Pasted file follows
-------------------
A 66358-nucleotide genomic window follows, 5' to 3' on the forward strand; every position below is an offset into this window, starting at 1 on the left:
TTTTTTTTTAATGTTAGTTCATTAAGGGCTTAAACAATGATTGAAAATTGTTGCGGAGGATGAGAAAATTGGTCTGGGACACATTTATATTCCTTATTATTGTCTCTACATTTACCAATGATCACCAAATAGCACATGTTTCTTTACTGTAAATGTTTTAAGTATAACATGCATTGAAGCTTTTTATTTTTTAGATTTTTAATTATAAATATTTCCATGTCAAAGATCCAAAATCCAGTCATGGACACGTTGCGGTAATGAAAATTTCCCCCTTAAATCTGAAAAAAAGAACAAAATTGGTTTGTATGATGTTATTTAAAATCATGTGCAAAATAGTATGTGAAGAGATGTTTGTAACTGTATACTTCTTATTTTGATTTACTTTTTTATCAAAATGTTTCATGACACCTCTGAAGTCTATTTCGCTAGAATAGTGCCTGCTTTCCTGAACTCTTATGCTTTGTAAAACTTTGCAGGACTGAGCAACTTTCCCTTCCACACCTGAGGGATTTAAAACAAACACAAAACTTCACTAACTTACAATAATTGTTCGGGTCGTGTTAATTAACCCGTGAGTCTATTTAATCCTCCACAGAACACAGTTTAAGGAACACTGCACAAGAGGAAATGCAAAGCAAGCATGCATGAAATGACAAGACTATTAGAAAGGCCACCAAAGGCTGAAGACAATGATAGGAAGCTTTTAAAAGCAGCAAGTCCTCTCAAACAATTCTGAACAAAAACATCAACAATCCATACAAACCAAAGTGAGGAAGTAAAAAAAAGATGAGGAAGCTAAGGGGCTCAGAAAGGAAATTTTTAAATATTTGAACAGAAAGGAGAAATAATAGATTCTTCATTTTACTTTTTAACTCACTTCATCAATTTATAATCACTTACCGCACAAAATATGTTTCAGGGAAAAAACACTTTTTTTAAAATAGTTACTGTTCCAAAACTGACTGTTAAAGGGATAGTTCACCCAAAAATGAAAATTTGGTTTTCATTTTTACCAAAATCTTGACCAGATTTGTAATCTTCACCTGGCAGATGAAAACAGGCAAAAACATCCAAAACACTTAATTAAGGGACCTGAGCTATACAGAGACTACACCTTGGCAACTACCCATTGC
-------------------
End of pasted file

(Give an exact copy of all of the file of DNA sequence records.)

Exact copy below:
A 66358-nucleotide genomic window follows, 5' to 3' on the forward strand; every position below is an offset into this window, starting at 1 on the left:
TTTTTTTTTAATGTTAGTTCATTAAGGGCTTAAACAATGATTGAAAATTGTTGCGGAGGATGAGAAAATTGGTCTGGGACACATTTATATTCCTTATTATTGTCTCTACATTTACCAATGATCACCAAATAGCACATGTTTCTTTACTGTAAATGTTTTAAGTATAACATGCATTGAAGCTTTTTATTTTTTAGATTTTTAATTATAAATATTTCCATGTCAAAGATCCAAAATCCAGTCATGGACACGTTGCGGTAATGAAAATTTCCCCCTTAAATCTGAAAAAAAGAACAAAATTGGTTTGTATGATGTTATTTAAAATCATGTGCAAAATAGTATGTGAAGAGATGTTTGTAACTGTATACTTCTTATTTTGATTTACTTTTTTATCAAAATGTTTCATGACACCTCTGAAGTCTATTTCGCTAGAATAGTGCCTGCTTTCCTGAACTCTTATGCTTTGTAAAACTTTGCAGGACTGAGCAACTTTCCCTTCCACACCTGAGGGATTTAAAACAAACACAAAACTTCACTAACTTACAATAATTGTTCGGGTCGTGTTAATTAACCCGTGAGTCTATTTAATCCTCCACAGAACACAGTTTAAGGAACACTGCACAAGAGGAAATGCAAAGCAAGCATGCATGAAATGACAAGACTATTAGAAAGGCCACCAAAGGCTGAAGACAATGATAGGAAGCTTTTAAAAGCAGCAAGTCCTCTCAAACAATTCTGAACAAAAACATCAACAATCCATACAAACCAAAGTGAGGAAGTAAAAAAAAGATGAGGAAGCTAAGGGGCTCAGAAAGGAAATTTTTAAATATTTGAACAGAAAGGAGAAATAATAGATTCTTCATTTTACTTTTTAACTCACTTCATCAATTTATAATCACTTACCGCACAAAATATGTTTCAGGGAAAAAACACTTTTTTTAAAATAGTTACTGTTCCAAAACTGACTGTTAAAGGGATAGTTCACCCAAAAATGAAAATTTGGTTTTCATTTTTACCAAAATCTTGACCAGATTTGTAATCTTCACCTGGCAGATGAAAACAGGCAAAAACATCCAAAACACTTAATTAAGGGACCTGAGCTATACAGAGACTACACCTTGGCAACTACCCATTGC